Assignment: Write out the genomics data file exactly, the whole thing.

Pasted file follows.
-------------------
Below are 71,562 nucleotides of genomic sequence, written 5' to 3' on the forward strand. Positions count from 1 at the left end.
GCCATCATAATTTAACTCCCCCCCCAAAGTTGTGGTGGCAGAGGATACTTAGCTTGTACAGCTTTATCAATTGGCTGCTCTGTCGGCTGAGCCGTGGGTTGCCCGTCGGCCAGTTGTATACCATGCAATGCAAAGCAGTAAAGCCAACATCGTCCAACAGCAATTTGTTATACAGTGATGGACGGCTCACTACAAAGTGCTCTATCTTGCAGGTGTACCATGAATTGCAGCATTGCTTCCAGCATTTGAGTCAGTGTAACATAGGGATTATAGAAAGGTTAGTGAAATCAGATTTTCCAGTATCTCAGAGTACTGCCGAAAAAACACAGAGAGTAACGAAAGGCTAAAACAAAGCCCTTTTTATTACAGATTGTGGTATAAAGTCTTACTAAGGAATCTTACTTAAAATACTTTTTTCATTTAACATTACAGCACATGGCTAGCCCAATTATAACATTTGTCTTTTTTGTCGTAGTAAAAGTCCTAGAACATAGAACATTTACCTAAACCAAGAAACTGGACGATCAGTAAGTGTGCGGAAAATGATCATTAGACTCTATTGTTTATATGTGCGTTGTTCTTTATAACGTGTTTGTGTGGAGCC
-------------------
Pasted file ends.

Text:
Below are 71,562 nucleotides of genomic sequence, written 5' to 3' on the forward strand. Positions count from 1 at the left end.
GCCATCATAATTTAACTCCCCCCCCAAAGTTGTGGTGGCAGAGGATACTTAGCTTGTACAGCTTTATCAATTGGCTGCTCTGTCGGCTGAGCCGTGGGTTGCCCGTCGGCCAGTTGTATACCATGCAATGCAAAGCAGTAAAGCCAACATCGTCCAACAGCAATTTGTTATACAGTGATGGACGGCTCACTACAAAGTGCTCTATCTTGCAGGTGTACCATGAATTGCAGCATTGCTTCCAGCATTTGAGTCAGTGTAACATAGGGATTATAGAAAGGTTAGTGAAATCAGATTTTCCAGTATCTCAGAGTACTGCCGAAAAAACACAGAGAGTAACGAAAGGCTAAAACAAAGCCCTTTTTATTACAGATTGTGGTATAAAGTCTTACTAAGGAATCTTACTTAAAATACTTTTTTCATTTAACATTACAGCACATGGCTAGCCCAATTATAACATTTGTCTTTTTTGTCGTAGTAAAAGTCCTAGAACATAGAACATTTACCTAAACCAAGAAACTGGACGATCAGTAAGTGTGCGGAAAATGATCATTAGACTCTATTGTTTATATGTGCGTTGTTCTTTATAACGTGTTTGTGTGGAGCC